Statements and Speeches
Opening Statement: Subcommittee on Federal Financial Management, Government Information, Federal Services, and International Security
Jun 26 2008
The Subcommittee will come to order.
My thanks to our guests and witnesses for being here today.
For the past 11 years, the Treasury Department has been required to prepare a financial statement for the federal government and have it audited by the GAO. Every year, the information contained in this statement and the process used to prepare the statement have been so unreliable that GAO’s audit team has essentially been unable to do its job. As such, GAO has been forced each year to issue a so-called “disclaimer” of opinion on the government’s finances, which is a nice way of saying that they won’t attach their good name to the Treasury’s work.
Fiscal Year 2007 was, for the most part, no different from past years. Improvements were made, and I look forward to hearing more about those. However, the major impediments to the Treasury Department receiving a clean opinion on our consolidated financial statements are largely the same as they have been for the past decade or more.
First, there are the longstanding financial management problems at the Department of Defense. In part, because of the significant amount of money that goes in and out of that department, the government as a whole cannot get a clean opinion until they are also in improving their financial statements as well.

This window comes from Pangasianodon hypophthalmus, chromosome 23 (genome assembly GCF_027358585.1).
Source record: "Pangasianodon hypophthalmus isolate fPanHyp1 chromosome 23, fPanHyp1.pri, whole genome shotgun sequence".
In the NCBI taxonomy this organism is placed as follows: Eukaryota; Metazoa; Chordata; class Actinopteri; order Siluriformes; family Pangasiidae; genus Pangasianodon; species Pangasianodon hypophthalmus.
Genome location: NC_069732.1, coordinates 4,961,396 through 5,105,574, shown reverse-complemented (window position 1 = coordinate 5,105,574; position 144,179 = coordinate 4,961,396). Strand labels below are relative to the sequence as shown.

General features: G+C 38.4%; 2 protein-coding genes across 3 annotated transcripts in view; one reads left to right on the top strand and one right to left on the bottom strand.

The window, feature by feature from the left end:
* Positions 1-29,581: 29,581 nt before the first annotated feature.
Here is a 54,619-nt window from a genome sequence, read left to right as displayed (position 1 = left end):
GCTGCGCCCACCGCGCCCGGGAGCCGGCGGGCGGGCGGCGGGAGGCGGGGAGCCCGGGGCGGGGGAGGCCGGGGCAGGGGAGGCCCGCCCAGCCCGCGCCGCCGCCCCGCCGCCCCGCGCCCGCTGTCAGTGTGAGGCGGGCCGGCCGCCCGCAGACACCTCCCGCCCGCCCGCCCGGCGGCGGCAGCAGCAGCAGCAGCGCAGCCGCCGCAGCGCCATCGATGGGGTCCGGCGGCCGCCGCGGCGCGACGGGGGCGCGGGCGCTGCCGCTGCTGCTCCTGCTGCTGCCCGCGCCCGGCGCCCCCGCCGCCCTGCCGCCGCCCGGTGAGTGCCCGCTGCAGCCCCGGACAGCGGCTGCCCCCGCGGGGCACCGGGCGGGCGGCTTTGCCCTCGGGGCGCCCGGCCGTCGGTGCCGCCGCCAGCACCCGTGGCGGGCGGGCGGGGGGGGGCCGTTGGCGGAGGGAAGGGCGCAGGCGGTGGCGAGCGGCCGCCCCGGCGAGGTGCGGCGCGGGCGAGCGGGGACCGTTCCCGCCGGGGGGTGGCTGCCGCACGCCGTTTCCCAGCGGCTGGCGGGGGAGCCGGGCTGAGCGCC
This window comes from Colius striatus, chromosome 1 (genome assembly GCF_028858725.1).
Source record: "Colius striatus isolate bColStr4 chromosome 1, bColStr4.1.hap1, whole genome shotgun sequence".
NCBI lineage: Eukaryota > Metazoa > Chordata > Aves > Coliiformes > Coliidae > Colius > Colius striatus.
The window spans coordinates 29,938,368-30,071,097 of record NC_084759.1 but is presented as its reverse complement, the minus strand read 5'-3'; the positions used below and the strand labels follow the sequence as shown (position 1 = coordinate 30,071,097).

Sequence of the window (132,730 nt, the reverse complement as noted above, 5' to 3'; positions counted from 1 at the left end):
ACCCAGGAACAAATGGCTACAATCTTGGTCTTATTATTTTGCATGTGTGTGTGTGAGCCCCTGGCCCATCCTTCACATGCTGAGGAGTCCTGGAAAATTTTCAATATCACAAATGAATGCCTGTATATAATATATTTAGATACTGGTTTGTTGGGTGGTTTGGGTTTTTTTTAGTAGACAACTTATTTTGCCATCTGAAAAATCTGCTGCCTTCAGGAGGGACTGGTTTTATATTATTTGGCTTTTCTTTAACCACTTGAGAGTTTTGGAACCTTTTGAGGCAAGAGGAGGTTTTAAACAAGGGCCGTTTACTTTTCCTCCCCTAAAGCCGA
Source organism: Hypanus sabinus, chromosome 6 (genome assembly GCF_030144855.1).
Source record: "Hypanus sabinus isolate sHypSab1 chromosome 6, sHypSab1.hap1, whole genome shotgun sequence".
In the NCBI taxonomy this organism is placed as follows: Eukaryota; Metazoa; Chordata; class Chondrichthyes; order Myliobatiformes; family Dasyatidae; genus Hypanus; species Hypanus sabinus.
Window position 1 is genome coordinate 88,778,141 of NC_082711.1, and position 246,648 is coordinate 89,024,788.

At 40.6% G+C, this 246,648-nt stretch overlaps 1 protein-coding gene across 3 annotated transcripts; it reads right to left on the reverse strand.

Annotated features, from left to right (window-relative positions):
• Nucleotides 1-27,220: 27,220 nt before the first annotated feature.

Second, there is our inability, at a government-wide level, to keep track of the money that individual agencies transfer to and from each other.
Third, there is Treasury’s inability to reliably sum up all of the financial statements from across government into a single set of consolidated financial statements.
In addition to these problems that we’ve known about and have been grappling with for some time, GAO has highlighted a handful of other financial-related internal control problems that we have yet to fully get our arms around.
There’s the inability of OMB and the agencies to determine the extent to which improper payments occur throughout government.
Then there’s our inability to manage and effectively execute tax collection activities so that we’re collecting taxes from all of those who owe them.
And, there are the problems a number of agencies that are unable to deal with their information security weaknesses.
I’ll note here that these three issues – improper payments, information security weaknesses, and the tax gap – are issues that this subcommittee has focused on a great deal. Based on our work, we share a deep concern for the potential growing risks these three problem areas present.
I’d like to point out that Article I, Section 9 of our Constitution reads: "a regular statement and account of the receipts and expenditures of all public money shall be published from time to time." So, when we ask for a clean financial statement from the federal government, we are not really asking for anything more than what’s been required for the past 217 years. Yet, to this day, the average taxpayer – or even a well-trained accountant, for that matter – cannot vouch for the accuracy of Treasury’s annual statements or gain any assurance from them that our tax dollars are well spent.